Now, I also see that you're claiming that your 5 month old weighs "close to" 10kg. That's 22 lbs. The average weight of a 5 month old is (and again, I stress AVERAGE) 15.5 lbs, which works out to 7kg, which is WELL under the guideline weight for front facing.

So, to be completely blunt: You can do whatever the bloody hell you want to with your kid, as long as you don't kill them. BUT IT IS NOT RECOMMENDED FOR YOU TO DO WHAT YOU ARE CONTEMPLATING.

Wait another 4 months and 3-4 kg.

Amy - posted on 05/23/2013

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It's ok if your babies knees are up to their face rear facing its still safer then changing them to forward facing.

~♥Little Miss - posted on 05/23/2013

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Yes we all have come across the same situation. We all weigh out the good and the bad. Your laws may be different, but the results can be the same everywhere. That is how laws change.

Emily - posted on 05/23/2013

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Im only here for advice, as my baby is the weight to go in a forward seat but isnt the age so i was asking other mums if theyve come across this situation

Emily - posted on 05/23/2013

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Theres no rush, im simply asking advice, and the uk law is different to the usa law

~♥Little Miss - posted on 05/23/2013

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Not going to ignore the age and just look at weight. It is your baby. We are all telling you how unsafe it is. Go to the fire department, they are experienced with car seats and the laws....at least in America. Ask them and see what they say. usually they are the first at the scene at an accident....at least here they are. They can tell you about all the dead babies that were forward facing to young.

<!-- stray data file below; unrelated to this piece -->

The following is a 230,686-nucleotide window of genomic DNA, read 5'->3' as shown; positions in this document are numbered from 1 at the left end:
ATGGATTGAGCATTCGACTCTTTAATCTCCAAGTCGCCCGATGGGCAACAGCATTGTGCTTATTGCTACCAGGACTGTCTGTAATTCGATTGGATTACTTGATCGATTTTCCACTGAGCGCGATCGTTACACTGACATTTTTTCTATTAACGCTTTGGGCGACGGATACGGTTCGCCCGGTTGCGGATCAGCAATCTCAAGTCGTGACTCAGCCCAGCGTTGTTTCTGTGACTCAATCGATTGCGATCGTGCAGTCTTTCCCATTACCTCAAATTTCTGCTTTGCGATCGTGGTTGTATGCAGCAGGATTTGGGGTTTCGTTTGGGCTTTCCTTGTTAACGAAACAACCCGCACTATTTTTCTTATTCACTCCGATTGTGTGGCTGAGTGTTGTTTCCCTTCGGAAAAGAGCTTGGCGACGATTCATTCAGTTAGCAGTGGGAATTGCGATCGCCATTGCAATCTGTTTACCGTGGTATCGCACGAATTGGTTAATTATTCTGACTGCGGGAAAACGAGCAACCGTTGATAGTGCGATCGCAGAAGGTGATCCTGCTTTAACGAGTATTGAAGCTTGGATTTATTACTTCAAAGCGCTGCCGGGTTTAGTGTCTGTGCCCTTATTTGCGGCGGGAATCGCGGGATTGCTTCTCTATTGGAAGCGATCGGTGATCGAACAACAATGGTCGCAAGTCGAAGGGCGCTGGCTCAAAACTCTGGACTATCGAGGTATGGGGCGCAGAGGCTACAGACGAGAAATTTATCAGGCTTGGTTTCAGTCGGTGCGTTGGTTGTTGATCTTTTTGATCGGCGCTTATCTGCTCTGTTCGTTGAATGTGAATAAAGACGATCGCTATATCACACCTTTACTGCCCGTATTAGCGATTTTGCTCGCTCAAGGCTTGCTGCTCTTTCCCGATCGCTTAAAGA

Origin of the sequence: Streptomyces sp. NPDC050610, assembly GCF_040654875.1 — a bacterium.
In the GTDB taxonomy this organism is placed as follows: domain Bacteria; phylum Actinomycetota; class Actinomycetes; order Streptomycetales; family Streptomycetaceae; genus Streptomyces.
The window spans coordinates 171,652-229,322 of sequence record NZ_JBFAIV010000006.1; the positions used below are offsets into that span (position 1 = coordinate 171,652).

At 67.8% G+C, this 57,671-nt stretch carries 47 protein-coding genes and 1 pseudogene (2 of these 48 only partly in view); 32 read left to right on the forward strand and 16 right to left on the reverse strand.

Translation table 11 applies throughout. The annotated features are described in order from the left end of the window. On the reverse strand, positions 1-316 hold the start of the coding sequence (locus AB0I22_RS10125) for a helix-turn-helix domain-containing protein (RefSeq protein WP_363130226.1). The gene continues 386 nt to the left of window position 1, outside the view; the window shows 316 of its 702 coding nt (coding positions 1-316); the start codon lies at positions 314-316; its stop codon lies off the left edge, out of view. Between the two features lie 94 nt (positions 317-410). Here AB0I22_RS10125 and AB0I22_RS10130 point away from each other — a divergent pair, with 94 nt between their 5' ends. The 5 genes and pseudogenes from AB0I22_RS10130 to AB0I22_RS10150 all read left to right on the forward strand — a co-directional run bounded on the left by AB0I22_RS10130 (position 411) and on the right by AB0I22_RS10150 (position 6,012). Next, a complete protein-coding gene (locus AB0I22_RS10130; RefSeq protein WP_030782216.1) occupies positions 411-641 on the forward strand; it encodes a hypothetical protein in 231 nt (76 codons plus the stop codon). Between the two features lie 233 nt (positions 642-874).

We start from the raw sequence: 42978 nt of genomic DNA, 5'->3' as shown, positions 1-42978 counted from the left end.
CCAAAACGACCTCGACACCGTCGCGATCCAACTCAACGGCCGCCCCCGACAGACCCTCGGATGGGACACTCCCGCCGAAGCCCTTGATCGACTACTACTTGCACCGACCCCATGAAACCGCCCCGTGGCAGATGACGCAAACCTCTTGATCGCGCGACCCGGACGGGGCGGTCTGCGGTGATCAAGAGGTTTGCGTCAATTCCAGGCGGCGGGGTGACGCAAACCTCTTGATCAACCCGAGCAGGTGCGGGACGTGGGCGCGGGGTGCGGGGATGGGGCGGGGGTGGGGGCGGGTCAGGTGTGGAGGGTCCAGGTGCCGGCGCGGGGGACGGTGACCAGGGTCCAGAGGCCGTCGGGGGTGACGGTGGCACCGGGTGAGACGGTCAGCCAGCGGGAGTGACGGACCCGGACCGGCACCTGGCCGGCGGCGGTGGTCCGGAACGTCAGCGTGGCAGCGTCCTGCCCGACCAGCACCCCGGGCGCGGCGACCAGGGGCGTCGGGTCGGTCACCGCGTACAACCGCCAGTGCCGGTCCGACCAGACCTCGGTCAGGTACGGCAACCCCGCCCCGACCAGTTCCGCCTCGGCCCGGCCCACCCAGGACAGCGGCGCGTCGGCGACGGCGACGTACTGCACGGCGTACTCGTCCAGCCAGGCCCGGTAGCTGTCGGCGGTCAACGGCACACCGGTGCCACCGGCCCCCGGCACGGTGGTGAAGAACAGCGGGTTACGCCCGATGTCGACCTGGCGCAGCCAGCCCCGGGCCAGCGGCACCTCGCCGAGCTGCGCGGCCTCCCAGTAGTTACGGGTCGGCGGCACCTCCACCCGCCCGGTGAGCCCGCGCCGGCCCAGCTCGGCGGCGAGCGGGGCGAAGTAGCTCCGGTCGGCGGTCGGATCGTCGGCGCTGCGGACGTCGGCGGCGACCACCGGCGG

Emily - posted on 05/23/2013

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Birth to 9-12 months:
Rear-facing baby seat, up to 10- 13kg. Group 0
9 months to 4 years: Forward-facing baby seat: 9-18kg. Group 1
4 years to 6 years:
Booster seat, 15kg up to 36kg. Group 2
6 years to 12 years:
Booster seat or cushion, 22-36kg. Group 3

This is englands law but like i said my babies nearly 10kg and only 5 months so could i put him in it? Ignore the age and go by weight.

Sarah - posted on 05/23/2013

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If you live in the US it is law that they need to be rear facing until 12 months AND 20 pounds. They need to be both 12 months AND 20 pounds. I know it is now recommended that a child stays rear facing until 2 yrs old. Right now though that is just a recommendation and not law.....law is 1 yr and 20 pounds.

If you are getting a new seat there are seats that can face both rear and forward, so you may want to look into getting that type of seat.

Emily - posted on 05/23/2013

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His feet touch the back of the seat when his rear facing, i live just outside of london UK. He holds his own head up and we tried him in his forward facing seat indoors and he fits in it lovely. His rear facing seat in the car now is forward facing aswell and like insaid his feet are touching the back of the seat.

Amy - posted on 05/23/2013

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It's probably not even legal at this point to put them forward. I believe most places it's a year minimum and highly recommended till at least 2 years old. It's best to keep them rear facing as long as possible since that's the safest way to ride for them.

~♥Little Miss - posted on 05/23/2013

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No. I forget all the stats, but it is now recommended to have them rear facing as long as possible. Like 2 and older. Their little necks are not strong enough that if you have an impact, she could die. Not worth it. My daughter just got switched and she is 3.